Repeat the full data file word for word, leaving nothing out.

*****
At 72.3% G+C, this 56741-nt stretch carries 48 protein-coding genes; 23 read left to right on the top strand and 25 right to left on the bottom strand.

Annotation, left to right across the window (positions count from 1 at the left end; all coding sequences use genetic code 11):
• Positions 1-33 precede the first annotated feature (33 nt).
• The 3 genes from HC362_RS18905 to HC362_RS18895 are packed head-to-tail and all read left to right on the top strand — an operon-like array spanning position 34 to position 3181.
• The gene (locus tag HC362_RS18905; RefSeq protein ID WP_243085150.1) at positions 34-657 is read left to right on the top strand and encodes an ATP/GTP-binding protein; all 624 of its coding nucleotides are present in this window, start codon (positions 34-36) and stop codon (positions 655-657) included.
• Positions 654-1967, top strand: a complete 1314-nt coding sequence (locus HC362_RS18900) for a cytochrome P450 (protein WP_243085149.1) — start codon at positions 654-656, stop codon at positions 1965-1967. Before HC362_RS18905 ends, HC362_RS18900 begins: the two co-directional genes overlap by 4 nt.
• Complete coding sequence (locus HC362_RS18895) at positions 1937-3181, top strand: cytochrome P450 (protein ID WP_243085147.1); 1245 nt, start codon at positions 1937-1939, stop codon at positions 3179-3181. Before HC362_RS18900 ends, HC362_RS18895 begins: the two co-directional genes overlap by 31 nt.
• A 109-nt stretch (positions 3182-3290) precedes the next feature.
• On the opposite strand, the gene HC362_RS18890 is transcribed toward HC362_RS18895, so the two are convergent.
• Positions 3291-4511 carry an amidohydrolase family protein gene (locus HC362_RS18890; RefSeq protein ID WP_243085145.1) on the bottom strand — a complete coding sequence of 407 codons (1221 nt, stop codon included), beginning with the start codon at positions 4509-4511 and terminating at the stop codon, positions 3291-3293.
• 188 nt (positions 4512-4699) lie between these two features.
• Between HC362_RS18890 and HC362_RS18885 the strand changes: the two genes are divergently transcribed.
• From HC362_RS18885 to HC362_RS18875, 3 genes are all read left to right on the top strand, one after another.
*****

At 72.3% G+C, this 56741-nt stretch carries 48 protein-coding genes; 23 read left to right on the top strand and 25 right to left on the bottom strand.

Annotation, left to right across the window (positions count from 1 at the left end; all coding sequences use genetic code 11):
• Positions 1-33 precede the first annotated feature (33 nt).
• The 3 genes from HC362_RS18905 to HC362_RS18895 are packed head-to-tail and all read left to right on the top strand — an operon-like array spanning position 34 to position 3181.
• The gene (locus tag HC362_RS18905; RefSeq protein ID WP_243085150.1) at positions 34-657 is read left to right on the top strand and encodes an ATP/GTP-binding protein; all 624 of its coding nucleotides are present in this window, start codon (positions 34-36) and stop codon (positions 655-657) included.
• Positions 654-1967, top strand: a complete 1314-nt coding sequence (locus HC362_RS18900) for a cytochrome P450 (protein WP_243085149.1) — start codon at positions 654-656, stop codon at positions 1965-1967. Before HC362_RS18905 ends, HC362_RS18900 begins: the two co-directional genes overlap by 4 nt.
• Complete coding sequence (locus HC362_RS18895) at positions 1937-3181, top strand: cytochrome P450 (protein ID WP_243085147.1); 1245 nt, start codon at positions 1937-1939, stop codon at positions 3179-3181. Before HC362_RS18900 ends, HC362_RS18895 begins: the two co-directional genes overlap by 31 nt.
• A 109-nt stretch (positions 3182-3290) precedes the next feature.
• On the opposite strand, the gene HC362_RS18890 is transcribed toward HC362_RS18895, so the two are convergent.
• Positions 3291-4511 carry an amidohydrolase family protein gene (locus HC362_RS18890; RefSeq protein ID WP_243085145.1) on the bottom strand — a complete coding sequence of 407 codons (1221 nt, stop codon included), beginning with the start codon at positions 4509-4511 and terminating at the stop codon, positions 3291-3293.
• 188 nt (positions 4512-4699) lie between these two features.
• Between HC362_RS18890 and HC362_RS18885 the strand changes: the two genes are divergently transcribed.
• From HC362_RS18885 to HC362_RS18875, 3 genes are all read left to right on the top strand, one after another.